Anyone who seeks treatment puts a great deal of trust in others. Clinical notes from therapists and psychiatrists could ultimately determine the fate of a license. The Americans with Disabilities Act should protect anyone’s job as long as he seeks out and finds successful treatment; but what qualifies as “successful” isn’t always clear, and the consequences of concealing a mental-health condition from a licensing board can be stiff. In medicine, according to the Federation of State Medical Boards, it can be up to and including loss of license if someone is found to be practicing while impaired. But different professions screen for, and approach mental illness differently.


According to the National Occupational Mortality Surveillance Report from the CDC, which studied nearly 500 different professions, physicians have one of the highest rates of suicide in the U.S., coming in at 16th. Why, in a field designed to heal, are so many people suffering? Despite all their knowledge of what the body and mind need, physicians may struggle to care for themselves under increasing pressure to see more patients in less time, a litigious culture, and the expectation to always be available.

A 2007 nationwide study of medical licensing procedures in the U.S. in the Journal of Medical Licensing and Discipline found that 40 of the state licensing boards directly asked about mental-illness diagnosis and treatment, 20 asked about impairment due to mental illness, and 20 asked about diagnosis, outpatient treatment, or hospitalization. According to the report, “questions regarding diagnosis, treatment and/or admission to a treatment facility usually take the form of: ‘Have you (within a certain amount of time) been diagnosed, treated or admitted to a treatment facility for a mental illness or disease?’ … If an applicant responds ‘yes’ to any mental-health question, additional information [is] usually requested.” According to the study, 26 states ask for a written explanation, but do not elaborate on what to include; five states request contact information for current or past treatment providers; and five states request a letter from the treatment provider covering “diagnosis, treatment, prognosis, and further recommendations for treatment or supervision.”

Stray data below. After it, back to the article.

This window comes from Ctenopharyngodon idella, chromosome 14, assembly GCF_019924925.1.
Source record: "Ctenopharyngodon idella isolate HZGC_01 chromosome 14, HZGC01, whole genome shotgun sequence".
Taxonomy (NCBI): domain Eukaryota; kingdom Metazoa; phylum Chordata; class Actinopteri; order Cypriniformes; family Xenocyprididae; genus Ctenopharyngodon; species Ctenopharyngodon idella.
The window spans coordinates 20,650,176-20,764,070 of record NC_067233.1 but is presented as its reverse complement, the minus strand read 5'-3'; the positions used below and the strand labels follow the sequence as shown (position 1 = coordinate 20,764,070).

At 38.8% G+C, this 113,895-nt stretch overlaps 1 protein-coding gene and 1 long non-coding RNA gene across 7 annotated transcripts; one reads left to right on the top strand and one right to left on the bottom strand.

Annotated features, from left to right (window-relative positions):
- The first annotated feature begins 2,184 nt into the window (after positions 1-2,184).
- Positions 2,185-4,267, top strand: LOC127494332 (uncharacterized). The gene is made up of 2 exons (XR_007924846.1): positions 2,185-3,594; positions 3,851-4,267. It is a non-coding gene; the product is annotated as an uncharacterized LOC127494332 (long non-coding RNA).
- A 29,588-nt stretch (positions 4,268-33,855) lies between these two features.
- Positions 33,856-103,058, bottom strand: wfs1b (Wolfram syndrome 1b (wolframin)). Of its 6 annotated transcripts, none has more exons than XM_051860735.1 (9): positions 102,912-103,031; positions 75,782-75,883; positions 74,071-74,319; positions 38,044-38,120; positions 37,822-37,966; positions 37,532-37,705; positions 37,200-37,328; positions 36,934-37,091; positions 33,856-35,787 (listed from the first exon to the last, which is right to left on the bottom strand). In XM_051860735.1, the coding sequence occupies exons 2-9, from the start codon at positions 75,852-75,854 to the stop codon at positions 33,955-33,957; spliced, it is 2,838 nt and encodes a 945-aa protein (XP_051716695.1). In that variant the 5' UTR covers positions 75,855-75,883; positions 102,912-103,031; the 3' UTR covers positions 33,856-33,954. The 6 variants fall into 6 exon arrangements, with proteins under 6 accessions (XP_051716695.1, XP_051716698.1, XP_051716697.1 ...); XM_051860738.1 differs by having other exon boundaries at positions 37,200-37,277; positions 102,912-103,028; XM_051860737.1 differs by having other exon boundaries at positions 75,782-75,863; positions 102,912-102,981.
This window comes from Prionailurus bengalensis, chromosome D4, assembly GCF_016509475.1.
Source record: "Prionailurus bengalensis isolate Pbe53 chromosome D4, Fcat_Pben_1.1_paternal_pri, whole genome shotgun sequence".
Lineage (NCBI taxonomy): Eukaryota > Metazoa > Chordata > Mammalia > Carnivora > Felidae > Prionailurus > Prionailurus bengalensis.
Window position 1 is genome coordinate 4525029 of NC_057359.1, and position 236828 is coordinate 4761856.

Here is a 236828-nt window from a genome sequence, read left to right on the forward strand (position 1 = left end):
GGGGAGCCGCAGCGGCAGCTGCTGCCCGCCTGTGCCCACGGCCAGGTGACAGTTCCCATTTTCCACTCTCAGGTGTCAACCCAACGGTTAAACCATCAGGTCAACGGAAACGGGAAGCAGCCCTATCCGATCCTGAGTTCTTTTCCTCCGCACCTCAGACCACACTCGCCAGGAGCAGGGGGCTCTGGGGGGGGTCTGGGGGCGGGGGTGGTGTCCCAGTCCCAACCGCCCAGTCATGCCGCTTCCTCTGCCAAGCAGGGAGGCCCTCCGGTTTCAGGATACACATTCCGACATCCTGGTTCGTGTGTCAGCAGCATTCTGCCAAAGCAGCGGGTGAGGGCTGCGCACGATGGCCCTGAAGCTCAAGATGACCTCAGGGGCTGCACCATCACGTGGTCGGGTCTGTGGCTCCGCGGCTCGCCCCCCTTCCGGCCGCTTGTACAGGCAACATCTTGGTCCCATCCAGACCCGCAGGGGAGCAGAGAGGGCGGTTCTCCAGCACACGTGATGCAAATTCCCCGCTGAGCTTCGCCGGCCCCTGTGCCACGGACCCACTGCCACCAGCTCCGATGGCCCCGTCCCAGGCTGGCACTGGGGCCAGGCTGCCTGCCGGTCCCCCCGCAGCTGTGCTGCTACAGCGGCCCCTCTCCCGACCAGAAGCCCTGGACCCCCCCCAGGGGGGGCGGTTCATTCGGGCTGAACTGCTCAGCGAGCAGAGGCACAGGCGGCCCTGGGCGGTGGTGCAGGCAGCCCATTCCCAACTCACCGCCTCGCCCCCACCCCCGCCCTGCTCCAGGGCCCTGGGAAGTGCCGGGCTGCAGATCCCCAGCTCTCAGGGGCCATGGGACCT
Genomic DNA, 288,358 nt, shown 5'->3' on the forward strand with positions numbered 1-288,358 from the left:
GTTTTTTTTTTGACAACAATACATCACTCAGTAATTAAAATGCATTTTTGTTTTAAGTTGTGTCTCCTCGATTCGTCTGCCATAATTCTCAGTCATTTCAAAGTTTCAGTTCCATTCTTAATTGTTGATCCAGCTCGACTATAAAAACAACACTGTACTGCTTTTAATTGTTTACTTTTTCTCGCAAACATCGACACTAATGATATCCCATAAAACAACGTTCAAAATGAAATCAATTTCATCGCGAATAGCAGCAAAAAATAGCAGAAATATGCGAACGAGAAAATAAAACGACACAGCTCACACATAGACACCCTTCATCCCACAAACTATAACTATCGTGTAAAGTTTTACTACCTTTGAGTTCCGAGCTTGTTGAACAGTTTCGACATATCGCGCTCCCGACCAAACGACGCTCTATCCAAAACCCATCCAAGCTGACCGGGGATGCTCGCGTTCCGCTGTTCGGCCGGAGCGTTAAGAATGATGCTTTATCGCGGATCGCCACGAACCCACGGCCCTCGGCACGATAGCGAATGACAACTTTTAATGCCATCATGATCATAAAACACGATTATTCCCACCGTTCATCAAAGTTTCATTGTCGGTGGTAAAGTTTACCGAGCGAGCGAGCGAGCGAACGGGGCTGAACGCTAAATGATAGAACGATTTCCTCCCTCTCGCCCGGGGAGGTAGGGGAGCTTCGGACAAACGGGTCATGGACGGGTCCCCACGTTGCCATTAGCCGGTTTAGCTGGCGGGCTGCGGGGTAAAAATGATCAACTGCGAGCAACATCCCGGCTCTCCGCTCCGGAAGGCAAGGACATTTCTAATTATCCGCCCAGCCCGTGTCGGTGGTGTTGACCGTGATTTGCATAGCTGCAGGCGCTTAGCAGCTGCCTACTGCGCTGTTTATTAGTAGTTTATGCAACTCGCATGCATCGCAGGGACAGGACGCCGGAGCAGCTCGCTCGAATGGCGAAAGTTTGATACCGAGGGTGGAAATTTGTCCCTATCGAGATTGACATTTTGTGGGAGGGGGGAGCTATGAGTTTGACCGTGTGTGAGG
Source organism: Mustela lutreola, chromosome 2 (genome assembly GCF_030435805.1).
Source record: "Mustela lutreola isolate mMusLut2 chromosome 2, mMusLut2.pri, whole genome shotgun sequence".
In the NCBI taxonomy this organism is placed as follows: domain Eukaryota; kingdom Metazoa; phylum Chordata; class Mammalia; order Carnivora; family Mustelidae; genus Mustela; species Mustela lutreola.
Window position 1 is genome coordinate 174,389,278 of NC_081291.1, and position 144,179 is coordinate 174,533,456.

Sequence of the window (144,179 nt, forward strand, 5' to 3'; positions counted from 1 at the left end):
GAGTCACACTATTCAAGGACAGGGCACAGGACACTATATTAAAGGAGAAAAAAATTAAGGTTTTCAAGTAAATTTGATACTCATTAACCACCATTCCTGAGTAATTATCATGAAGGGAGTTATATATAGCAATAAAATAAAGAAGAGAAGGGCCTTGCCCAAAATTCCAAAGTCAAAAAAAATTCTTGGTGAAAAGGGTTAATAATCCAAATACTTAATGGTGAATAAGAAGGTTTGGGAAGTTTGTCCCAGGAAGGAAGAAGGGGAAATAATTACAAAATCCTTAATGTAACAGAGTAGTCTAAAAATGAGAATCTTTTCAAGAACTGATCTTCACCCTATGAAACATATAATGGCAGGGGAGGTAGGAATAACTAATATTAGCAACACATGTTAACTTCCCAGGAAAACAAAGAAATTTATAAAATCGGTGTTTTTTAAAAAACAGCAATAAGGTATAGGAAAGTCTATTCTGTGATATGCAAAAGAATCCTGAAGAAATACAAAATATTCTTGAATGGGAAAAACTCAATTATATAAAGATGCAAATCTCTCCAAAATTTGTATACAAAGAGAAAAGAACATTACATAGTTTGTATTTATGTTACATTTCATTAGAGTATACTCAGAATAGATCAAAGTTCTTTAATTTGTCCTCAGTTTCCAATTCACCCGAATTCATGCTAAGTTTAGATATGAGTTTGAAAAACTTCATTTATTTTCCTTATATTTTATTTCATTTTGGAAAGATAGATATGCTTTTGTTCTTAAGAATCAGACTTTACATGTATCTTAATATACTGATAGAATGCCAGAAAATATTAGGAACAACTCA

In a follow-up survey to further examine the issue, to which 35 boards responded, 13 stated that any report of mental illness is sufficient for imposing consequences, such as revocation or restriction of license, probation, or requiring completion of a treatment regimen. When asked if the board is required to sanction physicians for reporting their mental illness, 34 said no, one said it depended on the circumstances. When asked if the board deals differently with physicians receiving psychiatric care versus medical care, 13 said yes, 21 said they deal with medical and psychiatric issues the same way, one replied that it depended on circumstances.

On a web forum for medical students, one member who chose the name “Broken Doctor” for a screen name offered his or her experience:

Your fears about professional stigma and discrimination from medical licensing boards are well-founded.

I have been treated for depression for many years. When my state medical board found out (I reported it myself after taking a brief medical leave of absence), they chose to publicly discipline me simply for getting sick. In my case, there have never been any allegations of misconduct, incompetence, or practicing while impaired. Overall, this has been the most humiliating experience of my life. The professional damage is staggering and irreversible. [...] So, my advice to you would be to NEVER EVER EVER admit to your licensing board anything that could even remotely be considered mental illness. Until the professional stigma of mental illness is squarely addressed by organized medicine, your honesty will only get you in trouble.